If you have good interpersonal competencies and have a network of supportive relationships, then you are better positioned to draw on the same people as support systems.
As Charles found out in his life’s journey, just because you have what is classified as a ‘blue’ personality does not mean that you should confine yourself only to ‘blue’ people. A well-developed support system, Charles adds, includes a variety of individual types of people and is not limited to people who are, say, good at listening or giving advice.
At any given time, your support system should be a person who is any one of the following: a resource pool; a person who can be drawn on selectively; a supportive individual; and one who is moving in a direction of your choice and who, after it all, leaves you a stronger person.
The Resource Pool
This category in your support system is not limited to people alone. It can also include things, environments and beliefs which leave you a better person each time. The primary emphasis of the resource pool is, however, people and relationships. By default, this means that your resource pool has to be people- and relationship-oriented. Says Charles of the resource pool: “Be proactive in reaching out to locate and identify people, since it is unlikely that the appropriate people will come to you.”
For your part, as the one who is seeking a resource pool, some skills at scanning the world around you and keeping an open mind about the possibility that any given person may be a relevant resource, are required. This person may be an individual or part of a larger group. If he or she happens to be part of a group, then it would be wise to consider the size of the support system’s grouping.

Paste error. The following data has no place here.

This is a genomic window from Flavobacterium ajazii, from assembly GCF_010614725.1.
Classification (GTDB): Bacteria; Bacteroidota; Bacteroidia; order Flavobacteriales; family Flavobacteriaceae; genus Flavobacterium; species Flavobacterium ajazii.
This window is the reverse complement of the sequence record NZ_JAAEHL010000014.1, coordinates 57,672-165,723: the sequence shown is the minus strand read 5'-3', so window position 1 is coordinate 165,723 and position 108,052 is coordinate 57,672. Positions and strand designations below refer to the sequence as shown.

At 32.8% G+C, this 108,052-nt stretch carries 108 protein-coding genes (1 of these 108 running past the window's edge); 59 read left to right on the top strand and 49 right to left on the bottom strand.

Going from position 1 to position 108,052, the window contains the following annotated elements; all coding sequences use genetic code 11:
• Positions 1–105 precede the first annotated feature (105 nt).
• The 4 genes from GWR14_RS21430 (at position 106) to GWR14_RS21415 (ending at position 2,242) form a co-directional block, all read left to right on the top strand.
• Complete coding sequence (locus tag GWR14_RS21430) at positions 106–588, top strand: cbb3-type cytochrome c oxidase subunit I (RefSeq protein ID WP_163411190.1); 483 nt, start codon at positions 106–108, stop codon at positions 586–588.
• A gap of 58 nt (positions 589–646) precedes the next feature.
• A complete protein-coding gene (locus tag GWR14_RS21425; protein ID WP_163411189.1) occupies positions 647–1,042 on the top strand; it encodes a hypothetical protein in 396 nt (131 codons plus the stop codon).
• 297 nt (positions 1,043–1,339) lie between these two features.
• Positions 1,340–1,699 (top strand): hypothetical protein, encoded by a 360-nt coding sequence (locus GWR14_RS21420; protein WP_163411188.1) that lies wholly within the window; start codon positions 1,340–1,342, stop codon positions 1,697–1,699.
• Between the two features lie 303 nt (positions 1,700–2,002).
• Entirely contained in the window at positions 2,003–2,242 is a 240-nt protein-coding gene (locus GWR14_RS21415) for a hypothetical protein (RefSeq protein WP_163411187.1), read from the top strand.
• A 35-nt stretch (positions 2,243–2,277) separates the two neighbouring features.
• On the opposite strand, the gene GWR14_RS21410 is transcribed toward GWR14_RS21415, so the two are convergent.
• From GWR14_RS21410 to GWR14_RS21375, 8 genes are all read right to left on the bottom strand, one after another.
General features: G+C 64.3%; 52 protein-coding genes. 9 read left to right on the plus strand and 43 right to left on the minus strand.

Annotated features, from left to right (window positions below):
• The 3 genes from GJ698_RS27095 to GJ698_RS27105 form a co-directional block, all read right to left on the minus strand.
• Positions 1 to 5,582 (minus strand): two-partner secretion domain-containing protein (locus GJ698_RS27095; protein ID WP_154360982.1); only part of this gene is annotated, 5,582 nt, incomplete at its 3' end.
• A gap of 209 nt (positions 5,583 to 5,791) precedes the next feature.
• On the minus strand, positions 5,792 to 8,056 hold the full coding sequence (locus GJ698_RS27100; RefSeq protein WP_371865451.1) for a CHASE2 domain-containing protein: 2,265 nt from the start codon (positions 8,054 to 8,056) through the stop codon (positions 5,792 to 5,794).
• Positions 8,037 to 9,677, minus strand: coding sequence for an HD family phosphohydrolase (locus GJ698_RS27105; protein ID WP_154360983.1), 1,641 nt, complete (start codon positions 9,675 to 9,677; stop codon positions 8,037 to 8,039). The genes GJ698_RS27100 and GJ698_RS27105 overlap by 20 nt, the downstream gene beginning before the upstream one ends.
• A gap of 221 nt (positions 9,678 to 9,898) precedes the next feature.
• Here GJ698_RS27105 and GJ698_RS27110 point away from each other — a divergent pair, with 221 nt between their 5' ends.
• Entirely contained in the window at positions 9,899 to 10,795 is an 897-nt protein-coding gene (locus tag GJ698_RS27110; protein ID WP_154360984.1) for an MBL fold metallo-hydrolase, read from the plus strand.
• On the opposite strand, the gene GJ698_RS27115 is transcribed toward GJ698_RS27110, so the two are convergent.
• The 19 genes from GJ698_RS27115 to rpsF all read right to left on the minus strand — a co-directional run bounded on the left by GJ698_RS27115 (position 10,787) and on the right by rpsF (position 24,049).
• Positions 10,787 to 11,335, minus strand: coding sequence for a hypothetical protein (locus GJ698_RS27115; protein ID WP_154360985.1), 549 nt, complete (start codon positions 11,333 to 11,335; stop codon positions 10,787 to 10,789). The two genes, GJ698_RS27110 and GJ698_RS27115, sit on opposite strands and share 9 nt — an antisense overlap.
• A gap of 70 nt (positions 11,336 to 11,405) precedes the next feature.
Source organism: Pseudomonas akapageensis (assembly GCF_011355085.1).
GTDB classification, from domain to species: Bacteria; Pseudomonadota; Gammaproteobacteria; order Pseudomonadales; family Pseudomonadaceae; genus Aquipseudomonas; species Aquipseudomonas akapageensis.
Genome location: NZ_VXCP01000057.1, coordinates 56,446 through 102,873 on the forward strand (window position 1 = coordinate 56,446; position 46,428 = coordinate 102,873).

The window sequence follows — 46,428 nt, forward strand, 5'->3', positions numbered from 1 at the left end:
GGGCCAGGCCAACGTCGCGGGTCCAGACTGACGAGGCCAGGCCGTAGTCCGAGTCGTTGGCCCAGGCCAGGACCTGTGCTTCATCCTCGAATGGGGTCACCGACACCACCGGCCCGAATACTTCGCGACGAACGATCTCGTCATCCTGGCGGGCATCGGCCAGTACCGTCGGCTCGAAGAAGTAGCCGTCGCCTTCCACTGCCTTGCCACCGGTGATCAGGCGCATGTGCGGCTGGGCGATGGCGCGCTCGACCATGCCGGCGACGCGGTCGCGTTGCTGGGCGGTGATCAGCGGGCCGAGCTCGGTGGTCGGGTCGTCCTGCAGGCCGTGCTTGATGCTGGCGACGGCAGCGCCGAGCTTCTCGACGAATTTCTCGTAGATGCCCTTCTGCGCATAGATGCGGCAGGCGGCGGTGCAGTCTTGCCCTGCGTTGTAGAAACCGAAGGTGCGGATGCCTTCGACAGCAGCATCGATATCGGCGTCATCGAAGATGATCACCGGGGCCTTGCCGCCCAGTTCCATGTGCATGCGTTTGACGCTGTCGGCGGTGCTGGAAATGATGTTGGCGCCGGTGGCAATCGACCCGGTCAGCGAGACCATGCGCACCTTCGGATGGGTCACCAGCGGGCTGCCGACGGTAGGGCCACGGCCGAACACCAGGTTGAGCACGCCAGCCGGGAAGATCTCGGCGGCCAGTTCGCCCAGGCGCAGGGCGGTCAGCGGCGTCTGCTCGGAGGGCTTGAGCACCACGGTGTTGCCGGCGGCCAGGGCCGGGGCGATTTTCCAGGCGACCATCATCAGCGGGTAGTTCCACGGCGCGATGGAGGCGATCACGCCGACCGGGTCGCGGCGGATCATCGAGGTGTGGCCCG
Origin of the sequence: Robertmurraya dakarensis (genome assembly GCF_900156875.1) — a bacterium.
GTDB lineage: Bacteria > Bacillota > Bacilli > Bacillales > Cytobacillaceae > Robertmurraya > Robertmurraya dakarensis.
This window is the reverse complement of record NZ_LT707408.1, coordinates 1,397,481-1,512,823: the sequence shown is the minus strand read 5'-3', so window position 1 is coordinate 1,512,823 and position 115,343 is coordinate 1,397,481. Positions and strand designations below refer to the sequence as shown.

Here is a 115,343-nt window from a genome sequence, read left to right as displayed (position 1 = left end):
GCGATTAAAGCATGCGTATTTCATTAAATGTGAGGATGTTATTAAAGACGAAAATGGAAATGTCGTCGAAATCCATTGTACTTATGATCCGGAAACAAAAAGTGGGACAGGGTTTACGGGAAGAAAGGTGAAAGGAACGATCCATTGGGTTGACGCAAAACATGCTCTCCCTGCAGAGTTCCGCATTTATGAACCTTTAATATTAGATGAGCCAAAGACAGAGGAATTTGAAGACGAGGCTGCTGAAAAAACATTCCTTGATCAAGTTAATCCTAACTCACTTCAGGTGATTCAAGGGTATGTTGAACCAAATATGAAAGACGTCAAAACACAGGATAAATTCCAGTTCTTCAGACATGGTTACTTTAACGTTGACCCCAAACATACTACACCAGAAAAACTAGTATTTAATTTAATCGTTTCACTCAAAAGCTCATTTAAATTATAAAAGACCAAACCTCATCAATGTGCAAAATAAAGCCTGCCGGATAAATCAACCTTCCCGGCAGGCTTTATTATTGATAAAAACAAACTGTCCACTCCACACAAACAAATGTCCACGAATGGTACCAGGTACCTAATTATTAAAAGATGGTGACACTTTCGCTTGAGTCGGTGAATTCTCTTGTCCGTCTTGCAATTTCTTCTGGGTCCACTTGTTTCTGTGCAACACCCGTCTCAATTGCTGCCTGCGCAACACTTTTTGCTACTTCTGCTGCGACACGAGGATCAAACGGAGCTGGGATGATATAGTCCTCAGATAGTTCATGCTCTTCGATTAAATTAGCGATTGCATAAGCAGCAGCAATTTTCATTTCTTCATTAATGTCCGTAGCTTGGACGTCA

In general, larger groups as support systems are more complicated and require a lot of energy to sustain, while very small systems may not have the range of resources you need. Composition, or the variety of people, thus becomes an important criterion in building an effective system. Are you aware of those individuals who could potentially be a part of your support system?
Drawing on People Selectively
Drawing on people selectively requires skills in choosing appropriate people and in keeping those individuals who are not particularly helpful from getting in the way. This is a ‘tough cookie’! It involves taking the risk of asking for support, and then being rejected or let down. It may also occasionally require dealing with jealousy and competition among those people in your circle who would like to be asked for assistance and feel left out when you call on someone else.
Keep in mind that it is crucial for you to be able to identify willing and available individuals. It is often difficult for many people to ask for support. Doing this may give rise to feelings of guilt or lead you to think you are ‘imposing’ on the other person. It may seem like an expression of weakness or an admission of failure; and it may seem contrary to your values or beliefs, but swallow your pride. Do the right thing and ask for help so as to further your goals. You will not become dependent on another person, but will be relying on an individual who is open to helping you.
Moving in a Direction of Your Choice
Distinguish your goals and directions from those of other people and other organisations. Only in this way can you move towards your desired destination.
Once you have done this, you can move towards achieving clarity so that you are in a position to make a declaration as to your direction that can be understood by others. This means making a commitment, even if it is only for a short time or is somewhat tentative, Charles notes. Your alarm bells should start ringing if the people around you do not identify with your goals or clearly see what you want. They simply are not, cannot, and will never be your support system!
A Support System Leaves You Stronger